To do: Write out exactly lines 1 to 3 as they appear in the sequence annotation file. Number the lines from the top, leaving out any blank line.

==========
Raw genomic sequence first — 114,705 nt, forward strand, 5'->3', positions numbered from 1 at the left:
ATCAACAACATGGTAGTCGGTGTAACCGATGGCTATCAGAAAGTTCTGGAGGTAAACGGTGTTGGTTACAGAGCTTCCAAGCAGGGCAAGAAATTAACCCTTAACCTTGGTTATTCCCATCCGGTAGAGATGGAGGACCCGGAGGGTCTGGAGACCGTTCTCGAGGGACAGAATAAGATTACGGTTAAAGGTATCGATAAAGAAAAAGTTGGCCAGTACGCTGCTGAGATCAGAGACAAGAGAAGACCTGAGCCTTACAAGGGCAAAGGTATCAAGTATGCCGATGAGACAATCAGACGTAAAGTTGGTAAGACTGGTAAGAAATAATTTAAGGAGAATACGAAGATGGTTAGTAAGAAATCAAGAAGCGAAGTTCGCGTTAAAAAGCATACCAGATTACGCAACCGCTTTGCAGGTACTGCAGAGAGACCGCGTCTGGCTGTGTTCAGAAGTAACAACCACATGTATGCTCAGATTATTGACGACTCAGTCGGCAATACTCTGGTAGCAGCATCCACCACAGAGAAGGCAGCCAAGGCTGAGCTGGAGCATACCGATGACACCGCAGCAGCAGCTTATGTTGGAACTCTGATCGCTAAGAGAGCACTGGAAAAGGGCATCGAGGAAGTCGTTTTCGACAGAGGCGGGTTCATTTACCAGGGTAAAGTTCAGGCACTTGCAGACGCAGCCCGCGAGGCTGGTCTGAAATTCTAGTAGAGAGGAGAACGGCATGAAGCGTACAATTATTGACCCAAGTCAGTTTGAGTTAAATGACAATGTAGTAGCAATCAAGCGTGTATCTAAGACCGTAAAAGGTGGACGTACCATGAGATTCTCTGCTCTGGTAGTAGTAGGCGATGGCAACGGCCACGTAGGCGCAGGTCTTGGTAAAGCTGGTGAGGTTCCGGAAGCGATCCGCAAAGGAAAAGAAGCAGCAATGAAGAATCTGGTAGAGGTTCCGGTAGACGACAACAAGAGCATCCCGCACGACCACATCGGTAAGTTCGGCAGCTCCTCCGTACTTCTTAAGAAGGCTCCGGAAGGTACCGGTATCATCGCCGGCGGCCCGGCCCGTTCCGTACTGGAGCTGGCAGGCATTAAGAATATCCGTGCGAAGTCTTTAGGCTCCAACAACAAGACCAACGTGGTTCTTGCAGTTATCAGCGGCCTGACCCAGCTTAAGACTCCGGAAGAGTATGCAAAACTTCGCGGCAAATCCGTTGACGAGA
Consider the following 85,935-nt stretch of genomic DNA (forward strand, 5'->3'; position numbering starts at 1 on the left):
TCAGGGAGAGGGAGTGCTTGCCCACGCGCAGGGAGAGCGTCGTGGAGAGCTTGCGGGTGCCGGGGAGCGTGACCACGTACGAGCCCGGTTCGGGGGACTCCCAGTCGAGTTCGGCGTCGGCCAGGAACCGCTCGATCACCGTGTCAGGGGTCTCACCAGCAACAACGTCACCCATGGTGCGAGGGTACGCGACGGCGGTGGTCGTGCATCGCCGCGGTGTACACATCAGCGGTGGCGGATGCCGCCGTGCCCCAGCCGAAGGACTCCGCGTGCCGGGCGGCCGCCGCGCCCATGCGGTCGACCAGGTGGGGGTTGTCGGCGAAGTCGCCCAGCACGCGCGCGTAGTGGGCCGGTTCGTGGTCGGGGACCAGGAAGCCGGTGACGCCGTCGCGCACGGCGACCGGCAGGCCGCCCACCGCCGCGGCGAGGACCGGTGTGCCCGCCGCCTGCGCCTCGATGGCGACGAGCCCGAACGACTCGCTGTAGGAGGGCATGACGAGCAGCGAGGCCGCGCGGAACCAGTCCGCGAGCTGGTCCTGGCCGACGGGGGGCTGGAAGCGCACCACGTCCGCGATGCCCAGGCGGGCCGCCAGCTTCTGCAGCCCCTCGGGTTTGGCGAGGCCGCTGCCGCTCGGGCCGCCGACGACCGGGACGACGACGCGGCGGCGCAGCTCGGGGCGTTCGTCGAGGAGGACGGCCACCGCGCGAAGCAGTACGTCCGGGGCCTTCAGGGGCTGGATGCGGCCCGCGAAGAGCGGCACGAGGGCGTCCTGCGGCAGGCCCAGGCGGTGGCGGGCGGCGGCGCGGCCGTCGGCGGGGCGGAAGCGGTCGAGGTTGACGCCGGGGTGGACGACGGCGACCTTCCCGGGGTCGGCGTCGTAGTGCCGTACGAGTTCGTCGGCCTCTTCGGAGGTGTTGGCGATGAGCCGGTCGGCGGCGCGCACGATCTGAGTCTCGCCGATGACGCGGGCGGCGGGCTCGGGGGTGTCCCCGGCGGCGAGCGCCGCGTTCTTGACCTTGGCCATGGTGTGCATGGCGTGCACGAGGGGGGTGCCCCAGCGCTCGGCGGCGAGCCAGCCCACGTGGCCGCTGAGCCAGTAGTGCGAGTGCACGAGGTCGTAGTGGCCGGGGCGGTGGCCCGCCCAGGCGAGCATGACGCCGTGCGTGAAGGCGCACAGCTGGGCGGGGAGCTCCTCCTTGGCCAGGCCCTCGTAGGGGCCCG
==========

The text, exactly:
Raw genomic sequence first — 114,705 nt, forward strand, 5'->3', positions numbered from 1 at the left:
ATCAACAACATGGTAGTCGGTGTAACCGATGGCTATCAGAAAGTTCTGGAGGTAAACGGTGTTGGTTACAGAGCTTCCAAGCAGGGCAAGAAATTAACCCTTAACCTTGGTTATTCCCATCCGGTAGAGATGGAGGACCCGGAGGGTCTGGAGACCGTTCTCGAGGGACAGAATAAGATTACGGTTAAAGGTATCGATAAAGAAAAAGTTGGCCAGTACGCTGCTGAGATCAGAGACAAGAGAAGACCTGAGCCTTACAAGGGCAAAGGTATCAAGTATGCCGATGAGACAATCAGACGTAAAGTTGGTAAGACTGGTAAGAAATAATTTAAGGAGAATACGAAGATGGTTAGTAAGAAATCAAGAAGCGAAGTTCGCGTTAAAAAGCATACCAGATTACGCAACCGCTTTGCAGGTACTGCAGAGAGACCGCGTCTGGCTGTGTTCAGAAGTAACAACCACATGTATGCTCAGATTATTGACGACTCAGTCGGCAATACTCTGGTAGCAGCATCCACCACAGAGAAGGCAGCCAAGGCTGAGCTGGAGCATACCGATGACACCGCAGCAGCAGCTTATGTTGGAACTCTGATCGCTAAGAGAGCACTGGAAAAGGGCATCGAGGAAGTCGTTTTCGACAGAGGCGGGTTCATTTACCAGGGTAAAGTTCAGGCACTTGCAGACGCAGCCCGCGAGGCTGGTCTGAAATTCTAGTAGAGAGGAGAACGGCATGAAGCGTACAATTATTGACCCAAGTCAGTTTGAGTTAAATGACAATGTAGTAGCAATCAAGCGTGTATCTAAGACCGTAAAAGGTGGACGTACCATGAGATTCTCTGCTCTGGTAGTAGTAGGCGATGGCAACGGCCACGTAGGCGCAGGTCTTGGTAAAGCTGGTGAGGTTCCGGAAGCGATCCGCAAAGGAAAAGAAGCAGCAATGAAGAATCTGGTAGAGGTTCCGGTAGACGACAACAAGAGCATCCCGCACGACCACATCGGTAAGTTCGGCAGCTCCTCCGTACTTCTTAAGAAGGCTCCGGAAGGTACCGGTATCATCGCCGGCGGCCCGGCCCGTTCCGTACTGGAGCTGGCAGGCATTAAGAATATCCGTGCGAAGTCTTTAGGCTCCAACAACAAGACCAACGTGGTTCTTGCAGTTATCAGCGGCCTGACCCAGCTTAAGACTCCGGAAGAGTATGCAAAACTTCGCGGCAAATCCGTTGACGAGA
Consider the following 85,935-nt stretch of genomic DNA (forward strand, 5'->3'; position numbering starts at 1 on the left):